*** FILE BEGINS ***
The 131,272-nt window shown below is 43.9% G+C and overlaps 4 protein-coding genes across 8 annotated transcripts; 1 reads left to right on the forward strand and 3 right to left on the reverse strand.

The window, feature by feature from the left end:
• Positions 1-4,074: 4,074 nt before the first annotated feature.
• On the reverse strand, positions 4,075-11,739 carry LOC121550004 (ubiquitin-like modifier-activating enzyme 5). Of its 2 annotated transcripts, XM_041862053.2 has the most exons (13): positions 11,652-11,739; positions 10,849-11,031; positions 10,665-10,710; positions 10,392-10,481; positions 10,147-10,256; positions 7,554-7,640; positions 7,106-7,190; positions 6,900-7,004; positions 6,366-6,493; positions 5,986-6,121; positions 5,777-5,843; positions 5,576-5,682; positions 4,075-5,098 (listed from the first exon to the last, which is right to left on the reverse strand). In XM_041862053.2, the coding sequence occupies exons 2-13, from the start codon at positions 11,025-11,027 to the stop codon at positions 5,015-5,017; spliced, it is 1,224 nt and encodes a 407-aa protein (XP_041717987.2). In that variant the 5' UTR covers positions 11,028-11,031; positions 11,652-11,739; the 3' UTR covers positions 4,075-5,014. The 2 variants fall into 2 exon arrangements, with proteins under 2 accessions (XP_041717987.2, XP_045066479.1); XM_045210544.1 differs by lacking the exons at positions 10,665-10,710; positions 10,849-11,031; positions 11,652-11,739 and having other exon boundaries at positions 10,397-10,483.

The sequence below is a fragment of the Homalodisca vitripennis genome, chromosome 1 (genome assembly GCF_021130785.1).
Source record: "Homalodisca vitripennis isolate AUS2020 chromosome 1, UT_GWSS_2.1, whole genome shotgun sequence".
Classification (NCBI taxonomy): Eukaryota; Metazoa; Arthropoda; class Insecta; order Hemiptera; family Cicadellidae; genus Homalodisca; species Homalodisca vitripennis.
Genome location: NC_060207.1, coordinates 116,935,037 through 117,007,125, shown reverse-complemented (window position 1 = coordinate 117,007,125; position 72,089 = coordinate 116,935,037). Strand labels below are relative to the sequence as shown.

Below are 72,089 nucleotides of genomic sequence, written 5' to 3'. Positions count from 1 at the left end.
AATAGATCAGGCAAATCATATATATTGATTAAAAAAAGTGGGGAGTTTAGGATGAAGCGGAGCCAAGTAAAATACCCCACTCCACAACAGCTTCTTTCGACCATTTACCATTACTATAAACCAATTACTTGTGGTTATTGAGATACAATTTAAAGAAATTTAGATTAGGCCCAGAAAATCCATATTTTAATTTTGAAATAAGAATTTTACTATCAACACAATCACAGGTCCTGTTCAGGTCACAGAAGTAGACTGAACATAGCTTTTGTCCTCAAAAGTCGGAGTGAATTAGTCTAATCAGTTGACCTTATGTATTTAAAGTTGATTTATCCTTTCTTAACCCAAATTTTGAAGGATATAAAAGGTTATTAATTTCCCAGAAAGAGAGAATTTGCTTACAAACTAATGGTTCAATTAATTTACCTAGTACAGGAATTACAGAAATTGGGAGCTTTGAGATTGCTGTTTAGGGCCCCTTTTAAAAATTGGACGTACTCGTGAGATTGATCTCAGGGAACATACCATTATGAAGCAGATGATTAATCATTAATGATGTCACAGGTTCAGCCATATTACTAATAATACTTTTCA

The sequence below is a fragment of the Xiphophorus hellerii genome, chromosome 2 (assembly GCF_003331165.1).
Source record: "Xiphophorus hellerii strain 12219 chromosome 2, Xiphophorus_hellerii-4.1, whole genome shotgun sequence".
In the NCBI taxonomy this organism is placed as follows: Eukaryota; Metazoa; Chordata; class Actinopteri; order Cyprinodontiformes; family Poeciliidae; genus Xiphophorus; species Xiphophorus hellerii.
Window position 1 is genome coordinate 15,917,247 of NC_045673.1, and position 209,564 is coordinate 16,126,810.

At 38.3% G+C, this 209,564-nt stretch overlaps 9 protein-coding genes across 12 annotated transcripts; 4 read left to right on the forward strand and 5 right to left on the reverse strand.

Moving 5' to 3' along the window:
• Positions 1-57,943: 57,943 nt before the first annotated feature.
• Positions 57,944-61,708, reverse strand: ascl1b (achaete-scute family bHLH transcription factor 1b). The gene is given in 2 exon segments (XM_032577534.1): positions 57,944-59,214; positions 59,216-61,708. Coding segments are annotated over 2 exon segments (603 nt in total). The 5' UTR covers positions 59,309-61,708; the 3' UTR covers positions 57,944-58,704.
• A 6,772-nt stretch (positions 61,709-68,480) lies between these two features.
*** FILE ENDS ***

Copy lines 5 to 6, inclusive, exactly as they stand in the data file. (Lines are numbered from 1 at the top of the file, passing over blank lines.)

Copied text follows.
The sequence below is a fragment of the Homalodisca vitripennis genome, chromosome 1 (genome assembly GCF_021130785.1).
Source record: "Homalodisca vitripennis isolate AUS2020 chromosome 1, UT_GWSS_2.1, whole genome shotgun sequence".